director of the ASPCA Equine Fund, said the
foundation was told that to be considered for
another $175,000, it had to obtain accreditation
from the Global Federation of Animal
Sanctuaries.” TRF requested GFAS application
materials, ANIMAL PEOPLE learned, but never
followed up.
TRF continues to receive $100,000 a year
from the Jockey Club, from a voluntary checkoff
donation to race horse retirement made by
breeders when they register thoroughbred foals.
The Jockey Club checkoff fund also gives $100,000
a year to Thoroughbred Charities of America, a
similar but unrelated project based in
Middletown, Delaware. The TCA web site
acknowledges that it “is the charitable arm of
the Thoroughbred Owners & Breeders Association.”
Despite the stresses of recent years,
and philosophical conflicts with some
thoroughbred owners and breeders, TRF has
enjoyed a stellar reputation in elite racing
Jan du Pont, whose thoroughbred Kelso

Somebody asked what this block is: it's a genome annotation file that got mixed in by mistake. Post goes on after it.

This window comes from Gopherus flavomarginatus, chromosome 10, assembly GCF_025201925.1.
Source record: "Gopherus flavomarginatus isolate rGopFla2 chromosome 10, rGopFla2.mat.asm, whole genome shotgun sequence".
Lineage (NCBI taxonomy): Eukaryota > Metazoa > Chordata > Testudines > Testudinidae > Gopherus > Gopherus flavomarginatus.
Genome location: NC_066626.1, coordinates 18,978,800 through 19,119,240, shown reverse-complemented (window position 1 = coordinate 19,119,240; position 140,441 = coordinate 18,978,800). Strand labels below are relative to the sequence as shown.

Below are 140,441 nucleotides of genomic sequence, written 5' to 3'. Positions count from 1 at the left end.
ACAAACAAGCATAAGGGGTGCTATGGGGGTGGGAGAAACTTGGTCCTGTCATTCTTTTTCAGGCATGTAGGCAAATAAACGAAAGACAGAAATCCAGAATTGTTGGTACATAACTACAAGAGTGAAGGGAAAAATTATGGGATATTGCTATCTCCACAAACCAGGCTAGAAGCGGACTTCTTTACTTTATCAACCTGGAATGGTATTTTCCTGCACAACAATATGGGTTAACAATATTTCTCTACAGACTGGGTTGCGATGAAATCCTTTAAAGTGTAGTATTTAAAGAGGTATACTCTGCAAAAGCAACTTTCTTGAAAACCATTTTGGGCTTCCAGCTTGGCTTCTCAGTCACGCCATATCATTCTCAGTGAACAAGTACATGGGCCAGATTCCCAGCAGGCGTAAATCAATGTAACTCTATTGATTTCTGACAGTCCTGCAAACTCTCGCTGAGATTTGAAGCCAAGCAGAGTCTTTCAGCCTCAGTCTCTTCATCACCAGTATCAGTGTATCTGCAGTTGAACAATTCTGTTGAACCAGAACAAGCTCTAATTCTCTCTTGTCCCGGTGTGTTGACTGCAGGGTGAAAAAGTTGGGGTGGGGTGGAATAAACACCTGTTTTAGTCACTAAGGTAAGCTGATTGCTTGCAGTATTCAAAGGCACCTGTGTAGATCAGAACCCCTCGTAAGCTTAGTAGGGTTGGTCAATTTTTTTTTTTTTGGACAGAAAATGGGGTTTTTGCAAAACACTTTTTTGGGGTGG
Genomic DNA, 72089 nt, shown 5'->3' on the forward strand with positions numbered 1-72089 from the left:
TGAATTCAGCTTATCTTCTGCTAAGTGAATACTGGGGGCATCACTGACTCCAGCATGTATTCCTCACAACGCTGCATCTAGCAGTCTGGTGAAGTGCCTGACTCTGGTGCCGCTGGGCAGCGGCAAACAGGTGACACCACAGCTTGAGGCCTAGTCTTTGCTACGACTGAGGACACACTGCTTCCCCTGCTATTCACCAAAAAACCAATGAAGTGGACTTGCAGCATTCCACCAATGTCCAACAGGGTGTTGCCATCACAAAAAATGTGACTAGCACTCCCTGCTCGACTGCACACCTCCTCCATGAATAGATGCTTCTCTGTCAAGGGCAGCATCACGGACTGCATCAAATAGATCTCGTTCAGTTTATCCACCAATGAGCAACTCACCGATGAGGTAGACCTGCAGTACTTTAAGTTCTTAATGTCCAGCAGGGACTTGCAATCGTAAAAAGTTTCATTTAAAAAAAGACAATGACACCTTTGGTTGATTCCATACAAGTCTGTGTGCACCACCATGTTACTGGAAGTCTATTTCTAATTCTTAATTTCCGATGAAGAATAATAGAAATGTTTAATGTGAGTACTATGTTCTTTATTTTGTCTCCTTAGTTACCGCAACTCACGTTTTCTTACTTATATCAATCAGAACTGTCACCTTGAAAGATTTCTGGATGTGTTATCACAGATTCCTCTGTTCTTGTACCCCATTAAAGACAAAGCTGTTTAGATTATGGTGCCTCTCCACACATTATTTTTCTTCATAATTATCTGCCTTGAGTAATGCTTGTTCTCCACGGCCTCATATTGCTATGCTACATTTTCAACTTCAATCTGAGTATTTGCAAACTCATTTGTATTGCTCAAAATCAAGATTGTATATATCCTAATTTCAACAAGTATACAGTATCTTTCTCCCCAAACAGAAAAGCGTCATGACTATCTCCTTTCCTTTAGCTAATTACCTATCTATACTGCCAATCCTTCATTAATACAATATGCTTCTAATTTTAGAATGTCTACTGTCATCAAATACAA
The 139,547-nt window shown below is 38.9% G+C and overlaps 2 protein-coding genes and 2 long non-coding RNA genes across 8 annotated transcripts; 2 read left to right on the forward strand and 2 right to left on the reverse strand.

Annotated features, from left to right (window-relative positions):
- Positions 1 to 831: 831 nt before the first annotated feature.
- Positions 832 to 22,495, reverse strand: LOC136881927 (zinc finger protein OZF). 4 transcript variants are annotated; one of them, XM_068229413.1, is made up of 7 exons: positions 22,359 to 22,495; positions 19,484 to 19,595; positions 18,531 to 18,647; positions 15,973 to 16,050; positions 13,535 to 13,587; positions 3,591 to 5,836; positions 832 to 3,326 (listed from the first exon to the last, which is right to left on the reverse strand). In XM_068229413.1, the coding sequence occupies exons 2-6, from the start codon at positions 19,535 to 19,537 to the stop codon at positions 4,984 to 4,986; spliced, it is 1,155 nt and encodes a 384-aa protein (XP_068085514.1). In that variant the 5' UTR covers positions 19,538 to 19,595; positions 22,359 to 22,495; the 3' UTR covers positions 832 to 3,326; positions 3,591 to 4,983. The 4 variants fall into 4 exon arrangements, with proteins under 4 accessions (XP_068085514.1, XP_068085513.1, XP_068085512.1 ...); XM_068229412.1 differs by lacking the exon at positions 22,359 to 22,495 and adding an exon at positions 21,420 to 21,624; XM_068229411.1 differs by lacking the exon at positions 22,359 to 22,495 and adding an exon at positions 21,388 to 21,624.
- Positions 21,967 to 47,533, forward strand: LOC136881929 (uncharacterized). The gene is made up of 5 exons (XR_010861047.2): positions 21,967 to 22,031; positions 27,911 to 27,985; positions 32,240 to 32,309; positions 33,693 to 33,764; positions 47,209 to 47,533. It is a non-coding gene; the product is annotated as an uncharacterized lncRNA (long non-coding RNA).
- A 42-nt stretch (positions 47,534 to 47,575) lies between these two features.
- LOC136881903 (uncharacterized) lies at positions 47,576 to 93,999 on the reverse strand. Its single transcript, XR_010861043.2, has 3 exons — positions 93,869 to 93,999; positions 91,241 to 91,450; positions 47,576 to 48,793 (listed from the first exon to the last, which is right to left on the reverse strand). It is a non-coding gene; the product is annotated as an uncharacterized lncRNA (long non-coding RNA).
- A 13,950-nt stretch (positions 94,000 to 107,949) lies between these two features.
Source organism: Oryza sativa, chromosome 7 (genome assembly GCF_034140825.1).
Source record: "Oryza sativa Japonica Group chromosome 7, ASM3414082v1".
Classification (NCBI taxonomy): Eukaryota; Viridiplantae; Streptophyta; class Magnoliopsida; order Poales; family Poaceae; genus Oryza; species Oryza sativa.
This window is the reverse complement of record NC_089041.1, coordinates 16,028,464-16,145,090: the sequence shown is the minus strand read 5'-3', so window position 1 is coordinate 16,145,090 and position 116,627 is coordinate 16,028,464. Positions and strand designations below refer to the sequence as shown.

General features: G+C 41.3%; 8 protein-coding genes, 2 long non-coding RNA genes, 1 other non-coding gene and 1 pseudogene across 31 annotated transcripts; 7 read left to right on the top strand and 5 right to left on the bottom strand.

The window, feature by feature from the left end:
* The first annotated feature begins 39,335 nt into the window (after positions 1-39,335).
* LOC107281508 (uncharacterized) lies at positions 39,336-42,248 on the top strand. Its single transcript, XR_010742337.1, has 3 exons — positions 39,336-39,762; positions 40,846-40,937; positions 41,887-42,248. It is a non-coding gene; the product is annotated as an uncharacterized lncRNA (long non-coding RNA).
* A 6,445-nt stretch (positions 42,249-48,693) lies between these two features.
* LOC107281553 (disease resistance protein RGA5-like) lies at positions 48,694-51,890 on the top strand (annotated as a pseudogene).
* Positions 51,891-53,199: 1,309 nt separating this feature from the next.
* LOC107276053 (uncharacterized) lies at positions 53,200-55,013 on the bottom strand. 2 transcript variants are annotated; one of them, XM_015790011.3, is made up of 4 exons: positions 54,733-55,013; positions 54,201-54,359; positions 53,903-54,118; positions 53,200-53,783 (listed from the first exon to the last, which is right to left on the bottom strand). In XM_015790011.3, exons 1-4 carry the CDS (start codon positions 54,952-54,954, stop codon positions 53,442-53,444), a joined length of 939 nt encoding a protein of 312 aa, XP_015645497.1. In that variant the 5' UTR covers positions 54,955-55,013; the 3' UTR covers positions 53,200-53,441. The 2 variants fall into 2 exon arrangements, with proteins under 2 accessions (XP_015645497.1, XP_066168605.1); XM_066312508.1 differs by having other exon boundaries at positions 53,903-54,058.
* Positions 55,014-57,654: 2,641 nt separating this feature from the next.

was a five-time Horse of the Year, dispersed her
Hexonia racing stable and founded the Greener
Pastures sanctuary in Maryland in 1991 to
affiliate with TRF.
The New York Racing Association in
partnership with TRF created the Ferdinand Fee,
a program to support race horse retirement, in
memory of the 1986 Kentucky Derby winner
Ferdinand, who in 2002 was slaughtered in Japan.
Employees of Churchill Downs Inc., owner
of seven race tracks, raised $240,000 for TRF in
2002-2005, according to James R. Carroll of the
Louisville Courier-Journal.
In 2009 TRF took in nine of 177 horses
who were seized from breeder Ernie Paragallo,
52, who was in March 2010 convicted of 33 counts
of neglecting horses at his farm in Coxsackie,
New York.
Drape praised TRF in August 2009 for
rescuing Tour of the Cat, 11, who earned more
than $1.1 million over a nine-year racing
career,” but finished next-to-last in his 79th
start, running on a bad ankle.